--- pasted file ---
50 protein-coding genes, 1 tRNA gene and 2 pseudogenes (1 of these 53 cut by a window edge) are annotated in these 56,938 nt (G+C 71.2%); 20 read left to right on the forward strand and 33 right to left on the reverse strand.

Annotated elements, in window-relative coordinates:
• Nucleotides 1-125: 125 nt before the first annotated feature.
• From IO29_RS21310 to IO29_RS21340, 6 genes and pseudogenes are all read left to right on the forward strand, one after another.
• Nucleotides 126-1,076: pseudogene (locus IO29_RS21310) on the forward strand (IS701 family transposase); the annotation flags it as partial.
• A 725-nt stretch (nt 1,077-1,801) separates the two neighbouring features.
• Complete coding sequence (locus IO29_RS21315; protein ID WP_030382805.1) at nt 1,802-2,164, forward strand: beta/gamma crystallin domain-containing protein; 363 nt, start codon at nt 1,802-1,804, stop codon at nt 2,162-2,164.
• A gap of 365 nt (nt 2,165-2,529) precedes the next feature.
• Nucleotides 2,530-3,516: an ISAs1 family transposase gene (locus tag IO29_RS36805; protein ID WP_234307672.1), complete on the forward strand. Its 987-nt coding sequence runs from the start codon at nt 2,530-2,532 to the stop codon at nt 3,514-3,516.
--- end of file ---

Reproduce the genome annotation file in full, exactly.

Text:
50 protein-coding genes, 1 tRNA gene and 2 pseudogenes (1 of these 53 cut by a window edge) are annotated in these 56,938 nt (G+C 71.2%); 20 read left to right on the forward strand and 33 right to left on the reverse strand.

Annotated elements, in window-relative coordinates:
• Nucleotides 1-125: 125 nt before the first annotated feature.
• From IO29_RS21310 to IO29_RS21340, 6 genes and pseudogenes are all read left to right on the forward strand, one after another.
• Nucleotides 126-1,076: pseudogene (locus IO29_RS21310) on the forward strand (IS701 family transposase); the annotation flags it as partial.
• A 725-nt stretch (nt 1,077-1,801) separates the two neighbouring features.
• Complete coding sequence (locus IO29_RS21315; protein ID WP_030382805.1) at nt 1,802-2,164, forward strand: beta/gamma crystallin domain-containing protein; 363 nt, start codon at nt 1,802-1,804, stop codon at nt 2,162-2,164.
• A gap of 365 nt (nt 2,165-2,529) precedes the next feature.
• Nucleotides 2,530-3,516: an ISAs1 family transposase gene (locus tag IO29_RS36805; protein ID WP_234307672.1), complete on the forward strand. Its 987-nt coding sequence runs from the start codon at nt 2,530-2,532 to the stop codon at nt 3,514-3,516.